In the Name of the Environment: Litigation Abuse Under CEQA
This Holland & Knight report is the first comprehensive study of lawsuits filed under the California Environmental Quality Act (CEQA). Analyzing all CEQA lawsuits filed in California over a three-year period, 2010-2012, the report systematically documents widespread abuse of CEQA litigation that undermines the state’s environmental, social equity and economic priorities.
Among the study's key findings:
- CEQA litigation is not a battle between “business” and “enviros” – 49 percent of all CEQA lawsuits target taxpayer-funded projects with no business or other private sector sponsors.
- Projects designed to advance California’s environmental policy objectives are the most frequent targets of CEQA lawsuits: transit is the most frequently challenged type of infrastructure project, renewable energy is the most frequently challenged type of industrial/utility project, and housing (especially higher density housing) is the most frequently challenged type of private sector project.
- Debunking claims by special interests that CEQA combats sprawl, the study shows that infill projects are the overwhelming target of CEQA lawsuits. For infill/greenfield projects, 80 percent are in infill locations, and only 20 percent are in greenfield locations.
- CEQA litigation is overwhelmingly used in cities, targeting core urban services such as parks, schools, libraries and even senior housing.
- Sixty-four percent of those filing CEQA lawsuits are individuals or local “associations,” the vast majority of which have no prior track record of environmental advocacy – and CEQA litigation abuse is primarily the domain of Not In My Backyard (NIMBY) opponents and special interests such as competitors and labor unions seeking non-environmental outcomes.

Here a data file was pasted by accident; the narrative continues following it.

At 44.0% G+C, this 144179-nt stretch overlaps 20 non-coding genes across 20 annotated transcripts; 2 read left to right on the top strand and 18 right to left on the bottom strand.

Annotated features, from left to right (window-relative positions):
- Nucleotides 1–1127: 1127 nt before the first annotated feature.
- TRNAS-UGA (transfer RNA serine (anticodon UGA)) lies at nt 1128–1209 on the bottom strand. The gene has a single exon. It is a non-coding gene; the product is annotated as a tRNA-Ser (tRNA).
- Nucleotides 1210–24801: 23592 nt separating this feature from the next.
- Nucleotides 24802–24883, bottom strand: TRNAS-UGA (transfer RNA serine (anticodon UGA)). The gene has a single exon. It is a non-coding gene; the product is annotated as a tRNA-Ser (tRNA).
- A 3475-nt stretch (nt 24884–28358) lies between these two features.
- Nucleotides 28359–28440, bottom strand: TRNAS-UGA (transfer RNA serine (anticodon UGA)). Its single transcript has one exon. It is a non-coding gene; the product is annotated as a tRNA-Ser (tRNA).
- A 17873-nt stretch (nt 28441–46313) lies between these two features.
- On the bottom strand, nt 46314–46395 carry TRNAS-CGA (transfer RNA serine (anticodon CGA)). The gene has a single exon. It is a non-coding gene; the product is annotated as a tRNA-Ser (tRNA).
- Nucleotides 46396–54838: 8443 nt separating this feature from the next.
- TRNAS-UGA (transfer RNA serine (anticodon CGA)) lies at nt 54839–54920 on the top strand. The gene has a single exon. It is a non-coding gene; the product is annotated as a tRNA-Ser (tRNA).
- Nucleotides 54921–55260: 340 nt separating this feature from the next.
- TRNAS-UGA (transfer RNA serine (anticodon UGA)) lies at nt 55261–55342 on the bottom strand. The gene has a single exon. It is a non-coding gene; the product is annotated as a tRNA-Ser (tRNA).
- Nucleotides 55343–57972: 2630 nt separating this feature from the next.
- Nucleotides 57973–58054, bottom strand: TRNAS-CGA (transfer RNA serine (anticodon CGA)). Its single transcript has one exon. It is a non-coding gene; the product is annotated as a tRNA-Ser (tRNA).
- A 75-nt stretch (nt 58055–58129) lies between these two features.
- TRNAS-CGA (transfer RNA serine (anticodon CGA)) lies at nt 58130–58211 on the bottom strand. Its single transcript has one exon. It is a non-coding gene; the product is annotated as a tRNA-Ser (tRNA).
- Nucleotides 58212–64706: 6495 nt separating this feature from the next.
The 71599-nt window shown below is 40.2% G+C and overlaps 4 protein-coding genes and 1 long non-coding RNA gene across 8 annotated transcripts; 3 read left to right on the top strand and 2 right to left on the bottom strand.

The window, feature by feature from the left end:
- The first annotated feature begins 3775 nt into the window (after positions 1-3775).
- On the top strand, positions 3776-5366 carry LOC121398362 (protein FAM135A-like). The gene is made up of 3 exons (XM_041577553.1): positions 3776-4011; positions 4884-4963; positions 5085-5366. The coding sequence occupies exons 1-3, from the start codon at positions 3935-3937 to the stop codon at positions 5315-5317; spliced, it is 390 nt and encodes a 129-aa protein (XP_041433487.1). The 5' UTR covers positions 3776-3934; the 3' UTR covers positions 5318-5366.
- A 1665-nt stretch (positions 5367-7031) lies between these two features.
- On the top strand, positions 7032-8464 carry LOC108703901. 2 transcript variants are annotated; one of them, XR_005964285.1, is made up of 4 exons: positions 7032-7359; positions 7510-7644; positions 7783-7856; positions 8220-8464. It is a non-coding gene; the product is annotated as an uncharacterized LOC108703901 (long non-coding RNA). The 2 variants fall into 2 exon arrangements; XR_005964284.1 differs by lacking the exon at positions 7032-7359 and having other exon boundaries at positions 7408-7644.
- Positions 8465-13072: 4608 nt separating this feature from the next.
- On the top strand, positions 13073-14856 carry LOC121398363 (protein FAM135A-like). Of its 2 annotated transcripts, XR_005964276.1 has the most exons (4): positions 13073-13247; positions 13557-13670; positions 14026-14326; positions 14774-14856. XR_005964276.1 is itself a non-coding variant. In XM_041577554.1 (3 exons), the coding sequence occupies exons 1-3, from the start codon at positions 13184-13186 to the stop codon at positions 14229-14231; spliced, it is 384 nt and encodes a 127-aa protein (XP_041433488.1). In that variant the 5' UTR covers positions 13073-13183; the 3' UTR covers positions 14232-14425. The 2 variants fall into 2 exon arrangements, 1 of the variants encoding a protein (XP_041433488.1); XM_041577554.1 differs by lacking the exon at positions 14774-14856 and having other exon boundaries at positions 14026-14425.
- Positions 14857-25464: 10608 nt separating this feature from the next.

The study's authors suggest that ending CEQA litigation abuse is the most cost-effective way to restore the state's middle-class job base; make housing more affordable; ensure that taxpayer funds are spent on projects – not process; and improve the future of the nearly nine million Californians living in poverty. The authors recommend three moderate reforms to curtail the abuse:
- Require those filing CEQA lawsuits to disclose their identity and environmental (or non-environmental) interests.
- Eliminate duplicative lawsuits aimed at derailing plans and projects that have already completed the CEQA process.
- Preserve CEQA’s existing environmental review and public comment requirements, as well as access to litigation remedies for environmental purposes – but restrict judicial invalidation of project approvals to those projects that would harm public health, destroy irreplaceable tribal resources or threaten the ecology.
Previous Holland & Knight publications on CEQA include:
- CEQA Judicial Outcomes: Fifteen Years of Reported California Appellate and Supreme Court Decisions, Holland & Knight alert, May 2015
- California's Social Priorities, Chapman University Center for Demographics and Policy, 2015
- California Environmental Quality Act, Greenhouse Gas Regulation and Climate Change, Chapman University Center for Demographics and Policy, 2015
- To Lead on Climate Change, California Must also Lead on Poverty Reduction, Los Angeles Daily News, June 3, 2015
- The National Environmental Policy Act in the Ninth Circuit: Once the Leader, Now the Follower?, Environmental Practice, December 2014
- OPR Proposes to Increase CEQA's Costs, Complexity, and Litigation Risks with SB 743 Implementation, Holland & Knight alert, August 22, 2014
- Analysis of Recent Challenges to Environmental Impact Reports, Holland & Knight alert, December 2012